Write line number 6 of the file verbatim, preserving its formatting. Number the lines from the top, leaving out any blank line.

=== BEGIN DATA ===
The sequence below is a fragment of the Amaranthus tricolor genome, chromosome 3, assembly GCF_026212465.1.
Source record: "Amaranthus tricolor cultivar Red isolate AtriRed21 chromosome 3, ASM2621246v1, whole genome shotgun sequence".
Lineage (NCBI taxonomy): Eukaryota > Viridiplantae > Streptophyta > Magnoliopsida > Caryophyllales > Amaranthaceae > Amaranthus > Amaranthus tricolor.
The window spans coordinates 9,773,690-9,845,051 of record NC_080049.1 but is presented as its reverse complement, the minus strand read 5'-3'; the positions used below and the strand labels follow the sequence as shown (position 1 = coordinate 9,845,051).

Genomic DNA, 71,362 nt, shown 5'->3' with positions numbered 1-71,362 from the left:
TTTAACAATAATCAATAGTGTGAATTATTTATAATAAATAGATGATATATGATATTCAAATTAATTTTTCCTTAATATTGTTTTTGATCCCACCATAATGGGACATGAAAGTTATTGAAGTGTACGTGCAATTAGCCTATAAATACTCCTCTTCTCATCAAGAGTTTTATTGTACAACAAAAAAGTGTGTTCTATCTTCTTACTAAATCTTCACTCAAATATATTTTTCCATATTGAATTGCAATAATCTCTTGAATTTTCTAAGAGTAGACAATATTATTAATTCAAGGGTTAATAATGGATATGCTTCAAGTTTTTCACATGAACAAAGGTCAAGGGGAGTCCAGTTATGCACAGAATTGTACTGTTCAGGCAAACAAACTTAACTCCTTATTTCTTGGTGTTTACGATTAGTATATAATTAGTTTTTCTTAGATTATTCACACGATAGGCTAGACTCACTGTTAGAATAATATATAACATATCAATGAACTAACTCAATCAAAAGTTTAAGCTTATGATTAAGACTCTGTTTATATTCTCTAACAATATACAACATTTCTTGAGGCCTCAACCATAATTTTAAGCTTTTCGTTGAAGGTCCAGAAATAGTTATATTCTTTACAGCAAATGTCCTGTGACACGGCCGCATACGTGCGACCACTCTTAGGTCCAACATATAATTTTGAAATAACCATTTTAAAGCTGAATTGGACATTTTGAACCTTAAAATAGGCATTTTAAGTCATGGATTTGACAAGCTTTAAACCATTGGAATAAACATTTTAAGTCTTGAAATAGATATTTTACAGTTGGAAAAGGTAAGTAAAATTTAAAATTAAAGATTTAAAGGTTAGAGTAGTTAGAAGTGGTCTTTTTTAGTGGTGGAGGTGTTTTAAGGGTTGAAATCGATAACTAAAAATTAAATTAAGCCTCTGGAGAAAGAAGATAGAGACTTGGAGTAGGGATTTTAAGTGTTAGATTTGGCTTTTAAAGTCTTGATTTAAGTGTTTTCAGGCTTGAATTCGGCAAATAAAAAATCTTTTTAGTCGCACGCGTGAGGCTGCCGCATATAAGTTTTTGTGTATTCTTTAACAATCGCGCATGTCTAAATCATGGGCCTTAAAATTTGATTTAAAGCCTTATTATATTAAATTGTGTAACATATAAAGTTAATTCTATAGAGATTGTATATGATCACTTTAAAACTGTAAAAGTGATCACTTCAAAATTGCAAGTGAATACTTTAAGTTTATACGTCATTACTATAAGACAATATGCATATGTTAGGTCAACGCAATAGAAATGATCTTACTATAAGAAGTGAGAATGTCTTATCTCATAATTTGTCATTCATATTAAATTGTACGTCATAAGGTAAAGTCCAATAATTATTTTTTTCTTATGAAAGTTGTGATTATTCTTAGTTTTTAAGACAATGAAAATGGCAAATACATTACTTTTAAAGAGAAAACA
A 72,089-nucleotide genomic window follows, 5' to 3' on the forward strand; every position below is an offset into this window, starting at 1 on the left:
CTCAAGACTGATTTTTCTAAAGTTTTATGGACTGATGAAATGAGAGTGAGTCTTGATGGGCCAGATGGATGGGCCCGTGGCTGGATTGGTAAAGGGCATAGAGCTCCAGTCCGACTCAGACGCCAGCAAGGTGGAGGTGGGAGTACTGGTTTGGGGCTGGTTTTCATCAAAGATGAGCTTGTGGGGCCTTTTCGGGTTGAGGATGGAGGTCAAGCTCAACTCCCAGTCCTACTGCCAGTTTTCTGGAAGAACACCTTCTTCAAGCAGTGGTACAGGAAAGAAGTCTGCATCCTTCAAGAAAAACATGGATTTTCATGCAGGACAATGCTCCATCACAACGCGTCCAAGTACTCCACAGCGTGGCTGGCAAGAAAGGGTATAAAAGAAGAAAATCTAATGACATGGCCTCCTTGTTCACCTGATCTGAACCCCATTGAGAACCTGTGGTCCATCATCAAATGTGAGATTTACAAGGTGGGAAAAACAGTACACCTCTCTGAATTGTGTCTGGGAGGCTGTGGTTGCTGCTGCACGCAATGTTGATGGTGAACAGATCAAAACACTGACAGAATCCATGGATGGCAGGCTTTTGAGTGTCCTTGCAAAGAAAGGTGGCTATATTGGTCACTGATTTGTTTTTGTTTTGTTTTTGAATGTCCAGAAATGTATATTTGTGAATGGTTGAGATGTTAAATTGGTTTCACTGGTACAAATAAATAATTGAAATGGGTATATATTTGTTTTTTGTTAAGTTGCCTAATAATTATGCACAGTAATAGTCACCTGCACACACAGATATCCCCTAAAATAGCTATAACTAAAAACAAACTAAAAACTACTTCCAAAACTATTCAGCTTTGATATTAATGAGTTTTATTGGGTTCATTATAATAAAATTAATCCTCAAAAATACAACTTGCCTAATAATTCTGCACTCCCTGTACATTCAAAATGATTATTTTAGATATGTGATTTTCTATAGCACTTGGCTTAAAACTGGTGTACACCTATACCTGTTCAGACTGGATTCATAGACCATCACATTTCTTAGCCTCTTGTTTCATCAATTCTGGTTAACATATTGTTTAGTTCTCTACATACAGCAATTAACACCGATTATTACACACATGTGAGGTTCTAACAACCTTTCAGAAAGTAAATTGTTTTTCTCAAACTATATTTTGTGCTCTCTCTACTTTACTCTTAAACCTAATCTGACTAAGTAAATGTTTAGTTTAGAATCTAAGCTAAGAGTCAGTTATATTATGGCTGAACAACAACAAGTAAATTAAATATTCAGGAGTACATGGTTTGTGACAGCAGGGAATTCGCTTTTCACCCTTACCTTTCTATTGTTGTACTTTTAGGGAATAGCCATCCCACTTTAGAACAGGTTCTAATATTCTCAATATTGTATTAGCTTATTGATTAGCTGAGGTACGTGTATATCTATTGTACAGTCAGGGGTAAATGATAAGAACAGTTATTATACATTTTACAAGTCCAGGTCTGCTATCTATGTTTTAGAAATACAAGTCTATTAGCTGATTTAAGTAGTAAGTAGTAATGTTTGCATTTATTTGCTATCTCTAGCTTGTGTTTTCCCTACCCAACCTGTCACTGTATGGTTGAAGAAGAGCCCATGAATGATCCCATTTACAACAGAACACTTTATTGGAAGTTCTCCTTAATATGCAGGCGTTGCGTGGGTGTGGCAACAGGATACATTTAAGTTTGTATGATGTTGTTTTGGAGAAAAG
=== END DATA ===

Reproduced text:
TTTAACAATAATCAATAGTGTGAATTATTTATAATAAATAGATGATATATGATATTCAAATTAATTTTTCCTTAATATTGTTTTTGATCCCACCATAATGGGACATGAAAGTTATTGAAGTGTACGTGCAATTAGCCTATAAATACTCCTCTTCTCATCAAGAGTTTTATTGTACAACAAAAAAGTGTGTTCTATCTTCTTACTAAATCTTCACTCAAATATATTTTTCCATATTGAATTGCAATAATCTCTTGAATTTTCTAAGAGTAGACAATATTATTAATTCAAGGGTTAATAATGGATATGCTTCAAGTTTTTCACATGAACAAAGGTCAAGGGGAGTCCAGTTATGCACAGAATTGTACTGTTCAGGCAAACAAACTTAACTCCTTATTTCTTGGTGTTTACGATTAGTATATAATTAGTTTTTCTTAGATTATTCACACGATAGGCTAGACTCACTGTTAGAATAATATATAACATATCAATGAACTAACTCAATCAAAAGTTTAAGCTTATGATTAAGACTCTGTTTATATTCTCTAACAATATACAACATTTCTTGAGGCCTCAACCATAATTTTAAGCTTTTCGTTGAAGGTCCAGAAATAGTTATATTCTTTACAGCAAATGTCCTGTGACACGGCCGCATACGTGCGACCACTCTTAGGTCCAACATATAATTTTGAAATAACCATTTTAAAGCTGAATTGGACATTTTGAACCTTAAAATAGGCATTTTAAGTCATGGATTTGACAAGCTTTAAACCATTGGAATAAACATTTTAAGTCTTGAAATAGATATTTTACAGTTGGAAAAGGTAAGTAAAATTTAAAATTAAAGATTTAAAGGTTAGAGTAGTTAGAAGTGGTCTTTTTTAGTGGTGGAGGTGTTTTAAGGGTTGAAATCGATAACTAAAAATTAAATTAAGCCTCTGGAGAAAGAAGATAGAGACTTGGAGTAGGGATTTTAAGTGTTAGATTTGGCTTTTAAAGTCTTGATTTAAGTGTTTTCAGGCTTGAATTCGGCAAATAAAAAATCTTTTTAGTCGCACGCGTGAGGCTGCCGCATATAAGTTTTTGTGTATTCTTTAACAATCGCGCATGTCTAAATCATGGGCCTTAAAATTTGATTTAAAGCCTTATTATATTAAATTGTGTAACATATAAAGTTAATTCTATAGAGATTGTATATGATCACTTTAAAACTGTAAAAGTGATCACTTCAAAATTGCAAGTGAATACTTTAAGTTTATACGTCATTACTATAAGACAATATGCATATGTTAGGTCAACGCAATAGAAATGATCTTACTATAAGAAGTGAGAATGTCTTATCTCATAATTTGTCATTCATATTAAATTGTACGTCATAAGGTAAAGTCCAATAATTATTTTTTTCTTATGAAAGTTGTGATTATTCTTAGTTTTTAAGACAATGAAAATGGCAAATACATTACTTTTAAAGAGAAAACA